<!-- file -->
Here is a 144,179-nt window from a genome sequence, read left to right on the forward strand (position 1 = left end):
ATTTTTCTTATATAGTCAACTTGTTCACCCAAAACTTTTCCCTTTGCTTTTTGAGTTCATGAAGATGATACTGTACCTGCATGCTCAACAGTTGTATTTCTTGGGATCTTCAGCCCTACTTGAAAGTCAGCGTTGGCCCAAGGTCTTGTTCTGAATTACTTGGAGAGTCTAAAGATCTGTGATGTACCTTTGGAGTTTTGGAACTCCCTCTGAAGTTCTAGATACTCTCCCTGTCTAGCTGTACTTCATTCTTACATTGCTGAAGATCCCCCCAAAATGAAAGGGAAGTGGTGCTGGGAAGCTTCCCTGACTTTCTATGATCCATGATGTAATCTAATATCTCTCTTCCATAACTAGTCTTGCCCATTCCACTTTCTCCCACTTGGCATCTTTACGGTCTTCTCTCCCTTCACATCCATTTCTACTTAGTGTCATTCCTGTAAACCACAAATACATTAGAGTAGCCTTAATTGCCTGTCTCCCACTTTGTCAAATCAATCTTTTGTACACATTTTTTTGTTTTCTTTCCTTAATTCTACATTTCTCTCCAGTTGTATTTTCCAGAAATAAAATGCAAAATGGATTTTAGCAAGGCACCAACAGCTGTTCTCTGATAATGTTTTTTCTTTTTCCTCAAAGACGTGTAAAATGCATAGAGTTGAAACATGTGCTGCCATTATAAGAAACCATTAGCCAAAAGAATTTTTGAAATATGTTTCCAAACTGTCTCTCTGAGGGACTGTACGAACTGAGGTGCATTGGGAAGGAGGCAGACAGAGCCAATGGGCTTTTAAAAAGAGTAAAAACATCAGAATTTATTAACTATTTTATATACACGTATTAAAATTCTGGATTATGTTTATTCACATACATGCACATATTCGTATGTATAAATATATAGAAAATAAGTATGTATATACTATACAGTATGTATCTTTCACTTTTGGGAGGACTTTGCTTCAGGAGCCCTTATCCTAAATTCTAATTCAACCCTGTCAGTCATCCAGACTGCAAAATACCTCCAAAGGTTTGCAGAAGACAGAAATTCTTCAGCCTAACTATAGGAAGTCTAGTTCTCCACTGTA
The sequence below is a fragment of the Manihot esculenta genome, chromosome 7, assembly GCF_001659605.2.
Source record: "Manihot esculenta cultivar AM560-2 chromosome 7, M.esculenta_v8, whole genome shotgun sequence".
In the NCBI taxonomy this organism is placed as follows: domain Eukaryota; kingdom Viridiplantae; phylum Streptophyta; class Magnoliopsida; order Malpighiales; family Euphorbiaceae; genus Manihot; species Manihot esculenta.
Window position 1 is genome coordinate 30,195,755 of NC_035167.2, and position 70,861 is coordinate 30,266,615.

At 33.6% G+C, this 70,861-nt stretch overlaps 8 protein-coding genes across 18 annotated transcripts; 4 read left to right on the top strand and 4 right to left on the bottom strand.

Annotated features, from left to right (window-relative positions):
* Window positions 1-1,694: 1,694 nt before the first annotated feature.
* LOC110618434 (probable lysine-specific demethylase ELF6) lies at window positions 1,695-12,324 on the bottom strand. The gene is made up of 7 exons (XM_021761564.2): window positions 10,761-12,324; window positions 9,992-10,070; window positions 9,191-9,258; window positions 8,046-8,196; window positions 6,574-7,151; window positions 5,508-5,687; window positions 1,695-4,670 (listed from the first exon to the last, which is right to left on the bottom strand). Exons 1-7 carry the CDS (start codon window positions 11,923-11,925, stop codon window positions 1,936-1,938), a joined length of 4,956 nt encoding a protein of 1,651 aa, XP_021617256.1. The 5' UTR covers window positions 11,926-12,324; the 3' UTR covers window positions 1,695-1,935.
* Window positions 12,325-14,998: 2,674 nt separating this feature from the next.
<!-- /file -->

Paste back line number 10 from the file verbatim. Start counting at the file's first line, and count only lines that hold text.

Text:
* LOC110618434 (probable lysine-specific demethylase ELF6) lies at window positions 1,695-12,324 on the bottom strand. The gene is made up of 7 exons (XM_021761564.2): window positions 10,761-12,324; window positions 9,992-10,070; window positions 9,191-9,258; window positions 8,046-8,196; window positions 6,574-7,151; window positions 5,508-5,687; window positions 1,695-4,670 (listed from the first exon to the last, which is right to left on the bottom strand). Exons 1-7 carry the CDS (start codon window positions 11,923-11,925, stop codon window positions 1,936-1,938), a joined length of 4,956 nt encoding a protein of 1,651 aa, XP_021617256.1. The 5' UTR covers window positions 11,926-12,324; the 3' UTR covers window positions 1,695-1,935.